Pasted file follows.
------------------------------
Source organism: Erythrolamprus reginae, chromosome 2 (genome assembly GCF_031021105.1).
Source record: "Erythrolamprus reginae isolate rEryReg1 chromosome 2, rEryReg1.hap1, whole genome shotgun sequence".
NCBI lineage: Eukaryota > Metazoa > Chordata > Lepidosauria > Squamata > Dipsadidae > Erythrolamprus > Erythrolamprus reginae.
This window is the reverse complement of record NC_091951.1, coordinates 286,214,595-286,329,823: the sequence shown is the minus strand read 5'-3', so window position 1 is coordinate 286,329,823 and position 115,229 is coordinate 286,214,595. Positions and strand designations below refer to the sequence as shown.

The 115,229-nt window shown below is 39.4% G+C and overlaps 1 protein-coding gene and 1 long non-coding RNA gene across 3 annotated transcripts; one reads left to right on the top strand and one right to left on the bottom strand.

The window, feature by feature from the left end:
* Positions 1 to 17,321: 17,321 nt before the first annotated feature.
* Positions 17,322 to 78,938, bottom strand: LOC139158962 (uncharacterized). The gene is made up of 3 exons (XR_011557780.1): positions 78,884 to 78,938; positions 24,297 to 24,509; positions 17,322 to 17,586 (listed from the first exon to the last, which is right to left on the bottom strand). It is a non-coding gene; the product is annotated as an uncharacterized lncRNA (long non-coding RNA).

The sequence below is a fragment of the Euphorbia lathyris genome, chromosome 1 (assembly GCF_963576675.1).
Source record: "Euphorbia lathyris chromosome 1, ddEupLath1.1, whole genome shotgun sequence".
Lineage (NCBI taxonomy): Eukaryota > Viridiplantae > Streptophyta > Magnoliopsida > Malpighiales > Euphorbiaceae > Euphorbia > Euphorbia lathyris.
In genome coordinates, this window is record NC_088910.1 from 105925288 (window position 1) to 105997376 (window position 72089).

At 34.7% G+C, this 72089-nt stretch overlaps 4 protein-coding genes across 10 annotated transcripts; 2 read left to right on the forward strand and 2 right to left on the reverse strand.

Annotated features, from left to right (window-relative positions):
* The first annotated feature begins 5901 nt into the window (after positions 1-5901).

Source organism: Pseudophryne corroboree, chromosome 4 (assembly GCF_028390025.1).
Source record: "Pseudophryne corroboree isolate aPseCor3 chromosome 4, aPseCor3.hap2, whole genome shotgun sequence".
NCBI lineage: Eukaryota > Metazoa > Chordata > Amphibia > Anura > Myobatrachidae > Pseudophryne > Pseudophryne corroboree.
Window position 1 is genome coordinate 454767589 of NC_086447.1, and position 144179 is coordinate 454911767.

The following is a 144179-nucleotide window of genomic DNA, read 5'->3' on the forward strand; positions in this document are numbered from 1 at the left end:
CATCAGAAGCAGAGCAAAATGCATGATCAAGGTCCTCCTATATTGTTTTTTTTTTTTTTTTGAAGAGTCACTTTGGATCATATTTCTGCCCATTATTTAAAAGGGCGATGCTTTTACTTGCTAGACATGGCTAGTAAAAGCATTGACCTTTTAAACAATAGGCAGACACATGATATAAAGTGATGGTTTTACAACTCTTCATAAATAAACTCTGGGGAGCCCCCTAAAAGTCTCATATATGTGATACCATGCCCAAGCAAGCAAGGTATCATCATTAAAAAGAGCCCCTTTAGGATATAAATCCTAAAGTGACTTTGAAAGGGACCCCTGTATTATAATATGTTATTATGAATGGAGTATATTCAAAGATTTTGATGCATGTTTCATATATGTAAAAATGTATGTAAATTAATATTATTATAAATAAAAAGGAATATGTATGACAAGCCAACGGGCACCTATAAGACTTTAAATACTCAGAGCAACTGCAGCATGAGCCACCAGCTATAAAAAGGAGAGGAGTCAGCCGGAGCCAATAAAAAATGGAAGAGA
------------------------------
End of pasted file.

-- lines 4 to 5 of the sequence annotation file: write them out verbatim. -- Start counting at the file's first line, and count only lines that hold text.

This window is the reverse complement of record NC_091951.1, coordinates 286,214,595-286,329,823: the sequence shown is the minus strand read 5'-3', so window position 1 is coordinate 286,329,823 and position 115,229 is coordinate 286,214,595. Positions and strand designations below refer to the sequence as shown.

The 115,229-nt window shown below is 39.4% G+C and overlaps 1 protein-coding gene and 1 long non-coding RNA gene across 3 annotated transcripts; one reads left to right on the top strand and one right to left on the bottom strand.